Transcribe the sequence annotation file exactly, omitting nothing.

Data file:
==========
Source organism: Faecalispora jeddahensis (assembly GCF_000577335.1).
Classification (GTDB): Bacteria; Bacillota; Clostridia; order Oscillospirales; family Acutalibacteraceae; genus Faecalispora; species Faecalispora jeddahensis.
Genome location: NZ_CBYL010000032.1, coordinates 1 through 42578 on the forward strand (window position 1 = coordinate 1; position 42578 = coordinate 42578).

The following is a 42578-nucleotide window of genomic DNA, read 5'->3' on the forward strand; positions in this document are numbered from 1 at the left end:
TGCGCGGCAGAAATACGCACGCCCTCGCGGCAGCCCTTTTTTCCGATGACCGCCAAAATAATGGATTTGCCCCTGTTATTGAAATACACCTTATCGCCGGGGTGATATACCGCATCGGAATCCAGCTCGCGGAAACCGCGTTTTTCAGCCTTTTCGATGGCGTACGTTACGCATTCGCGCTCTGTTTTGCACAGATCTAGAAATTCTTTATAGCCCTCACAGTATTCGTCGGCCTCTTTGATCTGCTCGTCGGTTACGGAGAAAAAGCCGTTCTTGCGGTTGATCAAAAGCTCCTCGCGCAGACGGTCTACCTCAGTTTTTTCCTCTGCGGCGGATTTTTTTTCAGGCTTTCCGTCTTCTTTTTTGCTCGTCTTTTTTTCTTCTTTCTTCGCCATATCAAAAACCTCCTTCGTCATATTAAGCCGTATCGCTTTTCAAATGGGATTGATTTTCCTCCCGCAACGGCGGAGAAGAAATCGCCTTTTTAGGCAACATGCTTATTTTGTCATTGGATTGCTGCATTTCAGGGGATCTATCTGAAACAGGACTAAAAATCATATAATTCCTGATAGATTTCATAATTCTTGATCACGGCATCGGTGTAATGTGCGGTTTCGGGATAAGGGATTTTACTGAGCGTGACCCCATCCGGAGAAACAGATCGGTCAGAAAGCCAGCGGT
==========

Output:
Source organism: Faecalispora jeddahensis (assembly GCF_000577335.1).
Classification (GTDB): Bacteria; Bacillota; Clostridia; order Oscillospirales; family Acutalibacteraceae; genus Faecalispora; species Faecalispora jeddahensis.
Genome location: NZ_CBYL010000032.1, coordinates 1 through 42578 on the forward strand (window position 1 = coordinate 1; position 42578 = coordinate 42578).

The following is a 42578-nucleotide window of genomic DNA, read 5'->3' on the forward strand; positions in this document are numbered from 1 at the left end:
TGCGCGGCAGAAATACGCACGCCCTCGCGGCAGCCCTTTTTTCCGATGACCGCCAAAATAATGGATTTGCCCCTGTTATTGAAATACACCTTATCGCCGGGGTGATATACCGCATCGGAATCCAGCTCGCGGAAACCGCGTTTTTCAGCCTTTTCGATGGCGTACGTTACGCATTCGCGCTCTGTTTTGCACAGATCTAGAAATTCTTTATAGCCCTCACAGTATTCGTCGGCCTCTTTGATCTGCTCGTCGGTTACGGAGAAAAAGCCGTTCTTGCGGTTGATCAAAAGCTCCTCGCGCAGACGGTCTACCTCAGTTTTTTCCTCTGCGGCGGATTTTTTTTCAGGCTTTCCGTCTTCTTTTTTGCTCGTCTTTTTTTCTTCTTTCTTCGCCATATCAAAAACCTCCTTCGTCATATTAAGCCGTATCGCTTTTCAAATGGGATTGATTTTCCTCCCGCAACGGCGGAGAAGAAATCGCCTTTTTAGGCAACATGCTTATTTTGTCATTGGATTGCTGCATTTCAGGGGATCTATCTGAAACAGGACTAAAAATCATATAATTCCTGATAGATTTCATAATTCTTGATCACGGCATCGGTGTAATGTGCGGTTTCGGGATAAGGGATTTTACTGAGCGTGACCCCATCCGGAGAAACAGATCGGTCAGAAAGCCAGCGGT